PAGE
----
Functional and Sustainable 3D Human Neural Network Models from Pluripotent Stem Cells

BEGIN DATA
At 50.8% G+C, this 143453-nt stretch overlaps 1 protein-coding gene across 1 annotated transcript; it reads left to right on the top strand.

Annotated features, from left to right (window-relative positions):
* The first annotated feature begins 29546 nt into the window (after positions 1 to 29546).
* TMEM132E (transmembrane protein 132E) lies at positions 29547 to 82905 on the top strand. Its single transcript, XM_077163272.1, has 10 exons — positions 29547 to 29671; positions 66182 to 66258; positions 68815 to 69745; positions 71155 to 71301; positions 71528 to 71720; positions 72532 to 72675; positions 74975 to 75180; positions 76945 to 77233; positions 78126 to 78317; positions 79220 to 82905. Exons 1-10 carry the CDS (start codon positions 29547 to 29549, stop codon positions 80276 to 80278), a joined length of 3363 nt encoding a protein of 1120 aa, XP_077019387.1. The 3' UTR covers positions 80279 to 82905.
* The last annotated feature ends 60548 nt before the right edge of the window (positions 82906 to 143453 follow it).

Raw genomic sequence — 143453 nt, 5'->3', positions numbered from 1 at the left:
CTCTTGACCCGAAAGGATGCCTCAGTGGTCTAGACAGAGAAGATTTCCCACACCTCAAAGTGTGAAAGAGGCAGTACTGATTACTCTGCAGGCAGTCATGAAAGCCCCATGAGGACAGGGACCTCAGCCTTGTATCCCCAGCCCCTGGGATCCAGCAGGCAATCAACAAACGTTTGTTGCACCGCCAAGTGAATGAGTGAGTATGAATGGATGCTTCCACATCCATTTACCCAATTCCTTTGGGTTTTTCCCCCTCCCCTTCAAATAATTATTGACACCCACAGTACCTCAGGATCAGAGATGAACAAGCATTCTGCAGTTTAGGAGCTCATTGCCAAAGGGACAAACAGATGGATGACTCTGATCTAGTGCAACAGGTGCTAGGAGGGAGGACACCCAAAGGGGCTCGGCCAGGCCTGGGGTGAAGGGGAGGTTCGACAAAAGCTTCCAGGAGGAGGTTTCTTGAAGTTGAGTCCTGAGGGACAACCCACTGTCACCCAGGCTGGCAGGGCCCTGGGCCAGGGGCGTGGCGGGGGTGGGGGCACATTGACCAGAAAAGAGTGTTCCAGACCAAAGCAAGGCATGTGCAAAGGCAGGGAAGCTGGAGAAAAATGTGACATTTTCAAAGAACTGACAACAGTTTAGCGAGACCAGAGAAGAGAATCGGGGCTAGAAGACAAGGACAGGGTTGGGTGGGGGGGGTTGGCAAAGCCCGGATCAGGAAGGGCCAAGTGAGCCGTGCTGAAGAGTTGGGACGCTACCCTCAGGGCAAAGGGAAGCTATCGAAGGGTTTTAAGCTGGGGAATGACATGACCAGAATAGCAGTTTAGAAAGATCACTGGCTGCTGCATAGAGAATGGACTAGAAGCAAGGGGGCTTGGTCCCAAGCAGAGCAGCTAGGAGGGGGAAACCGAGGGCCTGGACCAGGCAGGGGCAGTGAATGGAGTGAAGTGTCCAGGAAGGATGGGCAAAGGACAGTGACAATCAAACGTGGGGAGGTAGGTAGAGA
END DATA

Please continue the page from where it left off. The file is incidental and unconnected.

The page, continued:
Three-dimensional (3D) in vitro cell and tissue culture models, particularly for the central nervous system, allow for the exploration of mechanisms of organ development, cellular interactions, and disease progression within defined environments. Here, we describe the development and characterization of human 3D tissue models that promote the differentiation and long-term survival of functional neural networks. This work builds upon previous work where primary rodent neurons were successfully grown in a similar 3D system. The model was adapted to human induced pluripotent stem cells, allowing for a more direct exploration of the human condition. These tissue cultures show diverse cell populations, including neurons and astroglial cells, interacting in 3D and exhibit spontaneous neural activity confirmed through electrophysiological recordings and calcium imaging over at least nine months. This approach allows for the direct integration of pluripotent stem cells into the 3D construct, bypassing early neural differentiation steps (embryoid bodies and neural rosettes). The streamlined process, in combination with the longevity of the cultures, provides a system that can be manipulated to support a variety of experimental applications, including the study of network development, maturation, plasticity, and/or degeneration. This tissue model was tested with stem cells derived from healthy individuals as well as Alzheimer’s and Parkinson’s disease patients. We observed similar growth and gene expression, which indicates the feasibility of generating patient-derived brain tissue models. These could be used to uncover early stage biomarkers of the disease state, in turn supporting earlier diagnosis and improving understanding of disease progression. With additional model development, this approach would have potential use for investigating drug targets in neurodegenerative diseases.